In the wake of the deadly terror attacks in Paris, many governors across the country, mostly Republicans, are saying they are unwilling to allow Syrian refugees to be settled in their states, among them Illinois Gov. Bruce Rauner. They say their fear is that terrorists might hide among legitimate refugees and perpetrate more terror attacks.
It's a response that is rejected outright by President Obama.
"They've been playing on fear in order to try to score political points," Obama said during a news conference. "Or to advance their campaigns. It's irresponsible, and it's contrary to who we are, and it needs to stop because the world is watching."
So what should the Obama administration be doing to blunt this threat and are some Republicans unfairly targeting refugees fleeing terror?
Joining us to discuss the refugee crisis and response are Suzanne Sahloul, president of the Syrian Community Network; Ed Lasky, news editor of the conservative-leaning magazine American Thinker; and Galya Ruffer, professor of political science and director of the Center for Forced Migration Studies housed at the Buffett Institute for Global Studies at Northwestern University.
Below, some highlights from our discussion.
On whether pausing or stopping refugees' access to the U.S. is reasonable
"We have to balance our sense of compassion with common sense," said Ed Lasky. "There's a situation in Syria that's different than other refugee crises that have inflicted the world in the last 50-60 years. ISIL has come out and openly boasted of their intention to smuggle terrorists in with asylum seekers and immigrants and migrants, and we have to keep that in mind because they've shown to be very adaptable and very shrewd in terms of their attacks. Given that, those concerns shouldn't be objects of derision from the president, for instance.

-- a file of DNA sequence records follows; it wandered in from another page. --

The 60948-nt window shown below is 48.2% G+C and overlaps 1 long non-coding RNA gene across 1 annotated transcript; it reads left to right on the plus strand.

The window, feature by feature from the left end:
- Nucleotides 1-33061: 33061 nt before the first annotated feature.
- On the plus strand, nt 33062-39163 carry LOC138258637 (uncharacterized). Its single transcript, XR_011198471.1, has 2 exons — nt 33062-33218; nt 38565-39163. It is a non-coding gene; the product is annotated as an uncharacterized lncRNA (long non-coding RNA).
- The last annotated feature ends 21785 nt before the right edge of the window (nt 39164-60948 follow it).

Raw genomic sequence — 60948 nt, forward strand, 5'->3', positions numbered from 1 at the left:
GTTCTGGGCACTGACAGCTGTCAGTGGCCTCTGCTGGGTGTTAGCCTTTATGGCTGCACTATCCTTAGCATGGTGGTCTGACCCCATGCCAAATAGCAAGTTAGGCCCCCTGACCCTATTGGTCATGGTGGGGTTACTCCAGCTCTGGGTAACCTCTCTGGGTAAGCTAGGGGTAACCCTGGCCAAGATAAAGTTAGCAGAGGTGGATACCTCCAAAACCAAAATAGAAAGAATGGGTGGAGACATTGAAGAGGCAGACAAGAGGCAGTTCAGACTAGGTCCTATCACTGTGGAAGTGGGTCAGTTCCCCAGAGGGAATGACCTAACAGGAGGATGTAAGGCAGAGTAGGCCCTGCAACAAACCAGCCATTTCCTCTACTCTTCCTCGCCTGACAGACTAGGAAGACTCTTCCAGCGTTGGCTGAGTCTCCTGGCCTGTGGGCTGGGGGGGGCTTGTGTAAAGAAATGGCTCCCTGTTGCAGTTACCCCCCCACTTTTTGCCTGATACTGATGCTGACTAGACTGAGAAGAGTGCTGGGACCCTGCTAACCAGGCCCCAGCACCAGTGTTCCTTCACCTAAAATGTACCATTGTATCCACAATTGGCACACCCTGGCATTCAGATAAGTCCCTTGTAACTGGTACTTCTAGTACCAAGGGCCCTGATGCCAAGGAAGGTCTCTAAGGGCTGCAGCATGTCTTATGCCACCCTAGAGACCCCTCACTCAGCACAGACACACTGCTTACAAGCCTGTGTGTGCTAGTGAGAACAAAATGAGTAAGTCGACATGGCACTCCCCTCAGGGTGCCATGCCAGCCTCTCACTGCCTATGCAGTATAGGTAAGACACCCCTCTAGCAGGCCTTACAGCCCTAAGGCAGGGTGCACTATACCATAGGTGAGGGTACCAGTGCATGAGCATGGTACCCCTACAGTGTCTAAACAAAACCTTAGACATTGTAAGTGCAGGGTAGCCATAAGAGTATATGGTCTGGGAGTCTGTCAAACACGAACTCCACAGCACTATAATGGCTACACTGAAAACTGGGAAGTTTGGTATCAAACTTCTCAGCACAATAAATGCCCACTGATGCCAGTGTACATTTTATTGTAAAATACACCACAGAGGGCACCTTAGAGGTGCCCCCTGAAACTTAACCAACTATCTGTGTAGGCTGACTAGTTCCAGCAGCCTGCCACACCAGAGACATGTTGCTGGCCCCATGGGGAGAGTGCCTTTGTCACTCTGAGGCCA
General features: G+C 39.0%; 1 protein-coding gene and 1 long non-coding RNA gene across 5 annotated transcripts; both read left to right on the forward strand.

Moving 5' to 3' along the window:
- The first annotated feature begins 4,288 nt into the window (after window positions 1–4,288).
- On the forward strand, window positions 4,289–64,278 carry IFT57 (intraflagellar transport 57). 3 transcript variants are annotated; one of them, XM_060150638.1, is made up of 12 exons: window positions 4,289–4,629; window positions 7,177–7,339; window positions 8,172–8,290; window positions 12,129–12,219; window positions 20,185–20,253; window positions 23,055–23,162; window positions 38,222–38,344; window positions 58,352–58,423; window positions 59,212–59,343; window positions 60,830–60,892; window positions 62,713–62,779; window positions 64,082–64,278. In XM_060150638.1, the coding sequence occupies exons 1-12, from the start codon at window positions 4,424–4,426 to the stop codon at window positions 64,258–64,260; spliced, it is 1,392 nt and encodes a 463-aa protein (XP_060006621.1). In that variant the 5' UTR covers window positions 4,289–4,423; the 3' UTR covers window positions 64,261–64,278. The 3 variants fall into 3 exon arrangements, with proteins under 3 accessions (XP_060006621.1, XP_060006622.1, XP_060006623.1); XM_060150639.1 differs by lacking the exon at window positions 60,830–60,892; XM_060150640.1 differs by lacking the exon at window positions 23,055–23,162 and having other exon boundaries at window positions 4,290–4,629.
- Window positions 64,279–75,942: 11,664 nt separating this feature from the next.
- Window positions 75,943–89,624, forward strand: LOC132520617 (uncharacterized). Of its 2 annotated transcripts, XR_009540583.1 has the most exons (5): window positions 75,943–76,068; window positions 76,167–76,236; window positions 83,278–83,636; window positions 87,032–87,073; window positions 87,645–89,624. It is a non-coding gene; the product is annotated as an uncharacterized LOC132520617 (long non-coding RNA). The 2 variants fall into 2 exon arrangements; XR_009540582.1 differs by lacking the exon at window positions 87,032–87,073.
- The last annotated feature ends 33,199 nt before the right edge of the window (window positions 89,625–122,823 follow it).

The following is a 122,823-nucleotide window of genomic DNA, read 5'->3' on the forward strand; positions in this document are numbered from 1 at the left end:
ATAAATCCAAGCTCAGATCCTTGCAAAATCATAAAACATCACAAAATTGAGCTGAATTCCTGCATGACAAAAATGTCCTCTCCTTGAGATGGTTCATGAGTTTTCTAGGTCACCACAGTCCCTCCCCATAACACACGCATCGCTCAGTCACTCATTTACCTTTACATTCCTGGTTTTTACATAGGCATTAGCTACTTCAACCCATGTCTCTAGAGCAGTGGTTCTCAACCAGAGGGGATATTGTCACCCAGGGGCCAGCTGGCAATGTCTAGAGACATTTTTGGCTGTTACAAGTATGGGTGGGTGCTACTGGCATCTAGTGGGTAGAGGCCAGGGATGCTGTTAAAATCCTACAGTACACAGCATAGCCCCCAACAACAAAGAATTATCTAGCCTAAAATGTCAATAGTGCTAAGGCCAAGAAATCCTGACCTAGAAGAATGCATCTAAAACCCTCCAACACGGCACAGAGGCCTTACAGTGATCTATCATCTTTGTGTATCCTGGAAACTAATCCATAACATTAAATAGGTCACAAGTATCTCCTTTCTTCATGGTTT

"There was a recent poll taken of Syrian refugees–Arab Opinion Index–that indicated 13 percent of the 900 Syrians interviewed had sympathy for the goals of ISIL. I think that distinguishes this sort of situation from previous situations."
"I believe it's very unreasonable and very hurtful to Syrian refugees," countered Suzanne Sahloul. "Syrian refugees are escaping this type of terror and criminal behavior themselves. In the past four years, so many people have lost their homes, have lost their lives, have lost their livelihood–they've had to move from their homes and be internally displaced and then be refugees themselves in another host country. And then now we're telling them that our doors are not open to them?"
"I think it's a mistake in policy," said Galya Ruffer. "What we have in our resettlement program is a very thorough process that was set in place–for many years, particularly after Sept. 11–but also after Iraq. In 2010 we instituted further safeguards to be able to thoroughly vet refugees through the resettlement program."
On whether there is a provable link between the Paris attacks and Syrian migration
"I don't think that there's a link between the Paris bombing and migration," said Ruffer. "It's been shown that one of the people had traveled through Greece and then made his way and took part in it, but most of the other people who took part in the Paris attacks were actually from Belgium and France. They were not refugees by any sense, and they were not migrants."
Watch the video to hear the full conversation.
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